Brown brain scientist wins early-career award from National Academy of Sciences

Michael J. Frank, a Brown professor who directs the Center for Computational Brain Science in the Carney Institute for Brain Science, was named one of two recipients of this year’s Troland Award.

PROVIDENCE, R.I. [Brown University] — The National Academy of Sciences has named Michael J. Frank, a professor of cognitive, linguistic and psychological sciences at Brown University, one of two recipients from across the nation of the 2021 Troland Research Award

Every year, the academy presents two Troland Awards in the amount of $75,000 each “to recognize unusual achievement by early-career researchers and to further empirical research within the broad field of experimental psychology.” The award was established by a trust created in 1931 by the bequest of Leonard T. Troland, a prodigious physicist and psychologist whose life was cut tragically short.

“It’s an honor to be a recipient of the Troland Award,” said Frank, who directs the Center for Computational Brain Science at Brown’s Carney Institute for Brain Science. “I’m humbled to be paired with the great scientists who have previously received this recognition.”

Frank’s research is based in the field of computational cognitive neuroscience, which combines multiple levels of computation with different types of data in an effort to improve understanding of the link between brain and mind, with a particular focus on brain circuits controlling motivated cognition and behavior. He has leveraged insights from this work to improve prediction and guide treatment of brain disorders, helping to define the emerging field of computational psychiatry and neurology.

“We’re trying to understand the mechanisms of motivation in the brain — how they interact with cognition, decision-making and learning,” he said. “Those principles can extend to a host of disorders in brain health.”

Through computational models and original experimentation, Frank’s work has advanced the understanding of underlying cognitive algorithms and their biological mechanisms. His research builds a link from psychological and neuroscientific insights to clinical practice, and has contributed to the understanding of decision-making and cognitive deficits in Parkinson’s disease and schizophrenia as well as depression, anxiety, obsessive-compulsive disorder (OCD) and attention-deficit/hyperactivity disorder (ADHD).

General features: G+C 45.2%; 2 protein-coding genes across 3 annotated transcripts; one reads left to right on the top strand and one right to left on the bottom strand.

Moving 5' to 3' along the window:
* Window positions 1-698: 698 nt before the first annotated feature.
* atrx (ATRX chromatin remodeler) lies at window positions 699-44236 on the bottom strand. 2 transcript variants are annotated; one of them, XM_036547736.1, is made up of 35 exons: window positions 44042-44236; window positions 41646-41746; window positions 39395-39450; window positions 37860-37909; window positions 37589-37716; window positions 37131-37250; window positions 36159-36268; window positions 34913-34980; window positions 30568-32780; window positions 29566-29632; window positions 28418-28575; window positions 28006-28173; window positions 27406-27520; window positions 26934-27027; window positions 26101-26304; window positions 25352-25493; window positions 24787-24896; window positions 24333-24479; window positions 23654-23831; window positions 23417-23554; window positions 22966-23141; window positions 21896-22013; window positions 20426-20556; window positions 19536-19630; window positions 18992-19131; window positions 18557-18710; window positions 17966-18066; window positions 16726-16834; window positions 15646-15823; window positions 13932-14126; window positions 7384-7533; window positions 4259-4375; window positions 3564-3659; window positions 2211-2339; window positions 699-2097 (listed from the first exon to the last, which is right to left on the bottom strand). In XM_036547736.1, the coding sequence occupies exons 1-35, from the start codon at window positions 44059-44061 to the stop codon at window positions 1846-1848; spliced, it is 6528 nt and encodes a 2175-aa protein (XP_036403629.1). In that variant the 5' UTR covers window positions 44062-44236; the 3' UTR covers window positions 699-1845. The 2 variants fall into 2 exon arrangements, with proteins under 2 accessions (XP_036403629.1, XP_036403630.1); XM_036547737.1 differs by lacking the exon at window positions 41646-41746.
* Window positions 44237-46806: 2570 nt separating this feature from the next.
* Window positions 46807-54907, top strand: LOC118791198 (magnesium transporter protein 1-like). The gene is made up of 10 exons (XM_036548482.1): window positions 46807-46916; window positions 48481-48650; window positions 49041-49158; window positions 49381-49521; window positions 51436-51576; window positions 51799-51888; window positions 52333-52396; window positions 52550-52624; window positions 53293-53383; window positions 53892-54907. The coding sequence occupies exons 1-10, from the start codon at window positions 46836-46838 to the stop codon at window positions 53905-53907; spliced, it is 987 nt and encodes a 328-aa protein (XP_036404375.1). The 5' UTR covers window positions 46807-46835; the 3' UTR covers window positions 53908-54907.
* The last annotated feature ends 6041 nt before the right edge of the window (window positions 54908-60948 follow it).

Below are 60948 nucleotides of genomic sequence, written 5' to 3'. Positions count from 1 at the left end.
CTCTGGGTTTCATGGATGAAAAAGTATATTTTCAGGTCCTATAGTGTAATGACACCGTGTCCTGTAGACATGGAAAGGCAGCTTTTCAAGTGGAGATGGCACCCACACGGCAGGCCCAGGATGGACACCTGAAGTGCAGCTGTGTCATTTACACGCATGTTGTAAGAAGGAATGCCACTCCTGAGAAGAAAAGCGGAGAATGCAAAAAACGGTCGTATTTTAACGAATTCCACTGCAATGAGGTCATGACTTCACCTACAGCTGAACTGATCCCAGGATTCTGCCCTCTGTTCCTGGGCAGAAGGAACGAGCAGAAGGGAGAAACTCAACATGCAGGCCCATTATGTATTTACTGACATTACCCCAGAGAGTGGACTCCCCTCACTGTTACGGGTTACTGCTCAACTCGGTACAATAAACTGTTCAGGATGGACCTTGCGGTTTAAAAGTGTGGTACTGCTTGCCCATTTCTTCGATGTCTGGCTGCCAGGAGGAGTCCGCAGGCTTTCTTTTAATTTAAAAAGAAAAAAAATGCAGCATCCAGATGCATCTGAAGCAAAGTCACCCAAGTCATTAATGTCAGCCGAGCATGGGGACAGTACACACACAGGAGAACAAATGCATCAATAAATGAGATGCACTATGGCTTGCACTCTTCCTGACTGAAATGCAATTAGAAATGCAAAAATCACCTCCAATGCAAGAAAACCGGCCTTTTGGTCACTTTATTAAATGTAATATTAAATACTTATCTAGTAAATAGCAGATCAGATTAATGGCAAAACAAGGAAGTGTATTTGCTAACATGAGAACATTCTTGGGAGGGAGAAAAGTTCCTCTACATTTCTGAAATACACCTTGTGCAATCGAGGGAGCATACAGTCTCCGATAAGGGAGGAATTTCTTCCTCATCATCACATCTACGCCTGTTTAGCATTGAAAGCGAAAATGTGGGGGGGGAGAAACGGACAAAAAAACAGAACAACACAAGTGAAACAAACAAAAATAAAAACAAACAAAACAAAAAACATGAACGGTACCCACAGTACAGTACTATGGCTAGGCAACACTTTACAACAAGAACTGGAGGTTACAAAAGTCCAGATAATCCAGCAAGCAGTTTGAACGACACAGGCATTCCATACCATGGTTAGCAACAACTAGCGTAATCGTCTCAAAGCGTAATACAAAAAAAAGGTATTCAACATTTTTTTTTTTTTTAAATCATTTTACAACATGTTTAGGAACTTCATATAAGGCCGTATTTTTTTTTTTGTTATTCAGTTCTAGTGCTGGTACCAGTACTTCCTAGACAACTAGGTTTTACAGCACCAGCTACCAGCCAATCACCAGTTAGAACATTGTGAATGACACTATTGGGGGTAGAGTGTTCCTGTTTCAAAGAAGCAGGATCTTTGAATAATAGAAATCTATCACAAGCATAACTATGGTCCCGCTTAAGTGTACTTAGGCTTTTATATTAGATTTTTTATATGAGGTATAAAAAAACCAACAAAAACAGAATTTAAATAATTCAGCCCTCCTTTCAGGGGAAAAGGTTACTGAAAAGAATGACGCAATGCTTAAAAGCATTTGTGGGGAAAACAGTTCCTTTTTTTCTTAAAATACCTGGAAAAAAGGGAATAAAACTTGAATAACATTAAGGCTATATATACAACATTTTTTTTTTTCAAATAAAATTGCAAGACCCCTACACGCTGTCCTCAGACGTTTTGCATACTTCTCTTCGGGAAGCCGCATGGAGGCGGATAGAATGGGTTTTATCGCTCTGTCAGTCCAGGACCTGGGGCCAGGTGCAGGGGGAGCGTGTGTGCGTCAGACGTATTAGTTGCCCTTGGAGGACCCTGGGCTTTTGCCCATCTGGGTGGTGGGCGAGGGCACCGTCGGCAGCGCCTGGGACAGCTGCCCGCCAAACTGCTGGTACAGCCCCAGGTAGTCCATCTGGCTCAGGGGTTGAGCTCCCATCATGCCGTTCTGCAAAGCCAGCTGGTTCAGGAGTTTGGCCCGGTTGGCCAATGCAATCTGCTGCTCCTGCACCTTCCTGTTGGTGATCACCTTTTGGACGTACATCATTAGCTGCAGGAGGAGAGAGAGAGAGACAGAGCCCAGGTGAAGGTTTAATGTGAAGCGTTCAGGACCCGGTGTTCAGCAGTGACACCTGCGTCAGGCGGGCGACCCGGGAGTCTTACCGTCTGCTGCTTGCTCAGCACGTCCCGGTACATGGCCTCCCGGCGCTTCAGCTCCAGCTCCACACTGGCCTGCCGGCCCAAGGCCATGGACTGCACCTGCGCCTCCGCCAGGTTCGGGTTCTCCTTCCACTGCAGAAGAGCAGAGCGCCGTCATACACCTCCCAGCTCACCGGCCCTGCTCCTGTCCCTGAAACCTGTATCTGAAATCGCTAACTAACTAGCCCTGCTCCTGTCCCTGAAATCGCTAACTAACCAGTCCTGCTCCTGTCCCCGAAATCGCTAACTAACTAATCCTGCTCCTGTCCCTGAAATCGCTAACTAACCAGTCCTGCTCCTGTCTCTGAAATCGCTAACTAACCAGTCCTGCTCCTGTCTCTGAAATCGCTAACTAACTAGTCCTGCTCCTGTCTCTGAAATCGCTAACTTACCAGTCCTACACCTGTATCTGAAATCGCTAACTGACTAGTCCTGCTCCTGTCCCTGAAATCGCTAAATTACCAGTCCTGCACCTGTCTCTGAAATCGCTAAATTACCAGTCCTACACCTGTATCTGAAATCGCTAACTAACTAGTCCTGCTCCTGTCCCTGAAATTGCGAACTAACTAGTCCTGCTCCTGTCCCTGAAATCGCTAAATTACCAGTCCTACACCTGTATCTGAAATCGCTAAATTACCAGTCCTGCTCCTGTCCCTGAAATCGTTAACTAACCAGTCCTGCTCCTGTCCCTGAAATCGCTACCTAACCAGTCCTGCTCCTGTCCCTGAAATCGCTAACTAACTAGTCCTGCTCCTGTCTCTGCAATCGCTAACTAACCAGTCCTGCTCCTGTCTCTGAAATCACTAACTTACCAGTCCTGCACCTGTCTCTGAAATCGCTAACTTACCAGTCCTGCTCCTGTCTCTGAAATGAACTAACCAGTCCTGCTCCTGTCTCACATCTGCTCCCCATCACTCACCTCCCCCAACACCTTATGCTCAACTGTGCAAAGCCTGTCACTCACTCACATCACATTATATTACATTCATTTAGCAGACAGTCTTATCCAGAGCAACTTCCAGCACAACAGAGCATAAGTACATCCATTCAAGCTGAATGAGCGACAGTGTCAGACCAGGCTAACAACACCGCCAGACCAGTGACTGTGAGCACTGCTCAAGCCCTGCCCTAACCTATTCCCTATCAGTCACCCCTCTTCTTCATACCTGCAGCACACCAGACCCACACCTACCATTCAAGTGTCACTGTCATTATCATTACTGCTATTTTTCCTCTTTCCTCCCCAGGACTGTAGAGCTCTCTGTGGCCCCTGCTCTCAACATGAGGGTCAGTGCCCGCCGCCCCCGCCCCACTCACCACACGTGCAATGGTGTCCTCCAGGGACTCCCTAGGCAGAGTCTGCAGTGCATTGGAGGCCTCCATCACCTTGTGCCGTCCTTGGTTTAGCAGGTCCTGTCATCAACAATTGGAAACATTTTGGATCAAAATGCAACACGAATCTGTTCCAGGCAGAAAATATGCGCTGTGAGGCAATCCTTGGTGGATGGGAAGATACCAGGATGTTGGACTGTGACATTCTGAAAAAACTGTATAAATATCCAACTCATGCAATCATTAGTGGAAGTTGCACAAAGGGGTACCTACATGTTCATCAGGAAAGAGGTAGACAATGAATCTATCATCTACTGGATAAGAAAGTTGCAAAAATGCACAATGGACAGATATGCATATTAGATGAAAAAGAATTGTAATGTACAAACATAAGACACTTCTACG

Frank, who joined the Brown University faculty in 2009, said the $75,000 award will enable him to pursue projects that aren’t directly supported by federal or foundation grants. His research group would like to explore riskier research questions and develop ideas at the exploratory level that could then lead to larger-scale funding, he said. As one example, he has considered research at the interaction between artificial intelligence, which powers things like voice recognition programs and automated cars, and natural intelligence.

“Over the past few decades, computational approaches have helped us learn a lot about the problems the human brain is solving, while neuroscience and psychology have provided important clues as to how,” Frank said. “We’d like to go the other way, too, and take some of the ideas that we’ve gleaned from biological computation and scale them up so that we can help improve AI.”

As part of the Carney Institute’s broader focus on understanding the brain and applying that knowledge to improve lives, Frank will continue to work toward advancements that can impact human brain health, as well.

“My overall hope for our research is that some of the insights from using computational methods to understand brain and mind can lead to tangible applications for people,” he said. “We want to take the insights about the mechanisms that we’ve studied from a computational perspective and say something concrete about the individual person and how they might benefit from one treatment or another. There are only a few examples in mental health in which we, as a community, have been able to do that — Parkinson’s disease is one of them. But we’d love for that to extend to other disorders that are really impacting quality of life.”